McWaters estimates that a system with latent energy recovery, compared to a system with outside air, can recover nearly half the energy costs.

“That can be a huge amount of money,” he said.

The most common form of air recovery is “sensible” recovery, he said. Sensible recovery, he expained, occurs when the temperature of the air that is leaving an area passes by the air coming in from the outside through a heat exchange; it represents about 50 percent efficiency. In essence, sensible recovery is using the temperature of the outside air to cool off or heat the inside.

Latent recovery, meanwhile, captures evaporating pool water and returns it to the pool. For every pound of water that evaporates, McWaters said that the pool loses 1,047 BTU of energy.

Recovering that evaporation — or latent energy — and returning that energy inside the facility can help either in climate control or pool heating.

“Since that energy came from the water in the first place, it is by far most efficient to put it back to the water when it needs it, and you don’t always need to heat that outside air,” McWaters said. “That is really important in facilities where they want year-round humidity control in places such as a YMCA, sports club or hotel, where occupancy or use is impacted by comfort.”

McWaters was a manufacturer’s representative for Dectron Inc. when MacAire installed a custom-built dehumidification device in the $6.5 million, 44,000-square-foot Grand Haven High School facility. The climate control device not only creates a more comfortable environment, but it substantially reduces the district’s operating costs in both the winter and summer.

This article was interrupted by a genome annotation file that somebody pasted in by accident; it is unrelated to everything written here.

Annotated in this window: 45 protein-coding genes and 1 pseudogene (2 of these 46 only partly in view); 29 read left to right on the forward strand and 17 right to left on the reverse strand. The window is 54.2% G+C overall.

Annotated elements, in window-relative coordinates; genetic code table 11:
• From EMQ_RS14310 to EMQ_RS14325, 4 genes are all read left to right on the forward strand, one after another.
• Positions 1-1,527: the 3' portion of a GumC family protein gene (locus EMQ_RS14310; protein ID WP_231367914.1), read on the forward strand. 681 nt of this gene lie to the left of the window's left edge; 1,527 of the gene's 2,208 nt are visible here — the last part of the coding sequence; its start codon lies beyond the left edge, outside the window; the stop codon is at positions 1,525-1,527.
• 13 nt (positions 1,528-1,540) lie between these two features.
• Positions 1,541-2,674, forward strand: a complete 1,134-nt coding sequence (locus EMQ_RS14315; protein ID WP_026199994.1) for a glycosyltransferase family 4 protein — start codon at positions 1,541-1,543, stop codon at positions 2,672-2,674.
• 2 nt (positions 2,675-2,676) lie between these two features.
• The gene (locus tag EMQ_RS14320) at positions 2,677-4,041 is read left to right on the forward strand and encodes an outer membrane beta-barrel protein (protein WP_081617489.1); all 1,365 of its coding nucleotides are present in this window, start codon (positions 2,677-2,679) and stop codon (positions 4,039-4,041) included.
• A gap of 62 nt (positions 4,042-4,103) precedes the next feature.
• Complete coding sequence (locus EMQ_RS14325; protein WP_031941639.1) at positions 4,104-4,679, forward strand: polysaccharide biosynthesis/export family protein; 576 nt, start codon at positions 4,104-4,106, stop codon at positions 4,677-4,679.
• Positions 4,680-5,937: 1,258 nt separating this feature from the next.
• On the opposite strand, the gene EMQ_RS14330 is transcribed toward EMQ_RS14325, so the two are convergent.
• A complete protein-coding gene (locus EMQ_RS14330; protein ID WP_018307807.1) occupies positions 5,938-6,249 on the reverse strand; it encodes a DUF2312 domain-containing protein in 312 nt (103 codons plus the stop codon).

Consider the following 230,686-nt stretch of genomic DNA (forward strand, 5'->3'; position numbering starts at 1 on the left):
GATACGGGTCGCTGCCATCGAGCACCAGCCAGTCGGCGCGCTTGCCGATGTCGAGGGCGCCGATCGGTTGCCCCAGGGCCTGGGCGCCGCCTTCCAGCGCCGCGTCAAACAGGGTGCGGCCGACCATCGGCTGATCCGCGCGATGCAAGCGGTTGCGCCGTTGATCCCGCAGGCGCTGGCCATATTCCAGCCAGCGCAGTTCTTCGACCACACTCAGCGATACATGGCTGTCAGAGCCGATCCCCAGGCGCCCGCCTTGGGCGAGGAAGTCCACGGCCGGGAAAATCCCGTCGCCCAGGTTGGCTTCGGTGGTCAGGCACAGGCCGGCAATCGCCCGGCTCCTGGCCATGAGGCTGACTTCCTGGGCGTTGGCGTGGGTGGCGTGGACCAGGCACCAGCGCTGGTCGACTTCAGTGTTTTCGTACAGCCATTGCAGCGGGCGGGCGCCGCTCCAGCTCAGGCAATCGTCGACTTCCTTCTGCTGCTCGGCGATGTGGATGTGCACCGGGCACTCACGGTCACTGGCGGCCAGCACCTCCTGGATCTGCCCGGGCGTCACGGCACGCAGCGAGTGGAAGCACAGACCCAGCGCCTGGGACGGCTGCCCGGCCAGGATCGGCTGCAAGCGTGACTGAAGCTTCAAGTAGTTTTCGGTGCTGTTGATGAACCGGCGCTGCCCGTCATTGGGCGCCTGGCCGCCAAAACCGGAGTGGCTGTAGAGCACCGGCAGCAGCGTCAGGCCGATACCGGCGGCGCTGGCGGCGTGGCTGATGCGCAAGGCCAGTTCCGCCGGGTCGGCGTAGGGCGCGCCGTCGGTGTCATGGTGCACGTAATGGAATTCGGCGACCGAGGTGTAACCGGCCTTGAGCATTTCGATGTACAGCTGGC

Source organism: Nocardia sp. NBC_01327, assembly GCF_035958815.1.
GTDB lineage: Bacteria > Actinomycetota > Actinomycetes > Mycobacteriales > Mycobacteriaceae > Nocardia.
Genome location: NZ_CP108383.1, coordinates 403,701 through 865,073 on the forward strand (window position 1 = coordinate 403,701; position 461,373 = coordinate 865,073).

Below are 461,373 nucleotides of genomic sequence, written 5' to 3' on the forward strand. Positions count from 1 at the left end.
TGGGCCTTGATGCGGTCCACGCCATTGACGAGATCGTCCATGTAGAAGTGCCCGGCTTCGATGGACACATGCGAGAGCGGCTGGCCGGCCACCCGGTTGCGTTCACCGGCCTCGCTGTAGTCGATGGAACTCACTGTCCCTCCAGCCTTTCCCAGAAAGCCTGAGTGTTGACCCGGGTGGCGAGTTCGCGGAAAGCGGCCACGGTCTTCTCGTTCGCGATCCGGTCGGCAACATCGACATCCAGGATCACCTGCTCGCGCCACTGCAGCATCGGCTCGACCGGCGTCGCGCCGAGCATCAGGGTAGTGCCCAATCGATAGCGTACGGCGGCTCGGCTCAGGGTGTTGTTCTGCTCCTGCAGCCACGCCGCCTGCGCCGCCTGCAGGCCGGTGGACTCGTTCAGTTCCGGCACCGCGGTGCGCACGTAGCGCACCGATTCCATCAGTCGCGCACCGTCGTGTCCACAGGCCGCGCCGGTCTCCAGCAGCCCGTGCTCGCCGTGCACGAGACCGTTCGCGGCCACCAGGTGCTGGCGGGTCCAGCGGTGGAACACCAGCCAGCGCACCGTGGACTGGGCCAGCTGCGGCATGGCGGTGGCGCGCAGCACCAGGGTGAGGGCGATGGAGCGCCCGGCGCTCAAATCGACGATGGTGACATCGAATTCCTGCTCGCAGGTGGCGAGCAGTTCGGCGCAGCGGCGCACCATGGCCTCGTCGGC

“Grand Haven will have big swim meets and we have to look at how it is used in cooler weather and also the warmer weather,” McWaters said. “First off, you’ve got to talk to an engineer and determine how many people will be in there.

“In warmer weather, a pool is just for comfort with humidity control. At Grand Haven — and we’ve done this in more and more pools — we have the ability to bring in more outside air when there are more spectators there if they are there for more than three hours.

“But if we brought in that same amount of outside air all the time, it would cost a fortune. We have to work with the engineers and aquatic directors to come up with the best system for how they are going to use that pool.”

McWaters is the 2004 president of the West Michigan chapter of the American Society of Heating, Refrigerating and Air Conditioning Engineers.

MacAire has also represented several companies on downtown projects such as the Amway Grand Plaza, Eastbank and Plaza Towers, as well as the former Mackey’s World, which is now headquarters for the Grand Rapids Police Department.

The company is also involved in the development of the proposed Trowbridge Towers.

“We have to work with builder, architect, the electricians and plumbers and just about all the other tradesmen to make sure everything is done correctly,” McWaters said. “If somebody doesn’t do their job correctly, it can be a big problem.

“We’ve been pretty busy. The average engineer may only do one or two pools in his career, so there is a big learning curve and it takes a lot of experience to do them right.

“We’re usually involved real early in the project. For projects such as the YMCA and many of the big high schools, we get involved right away.”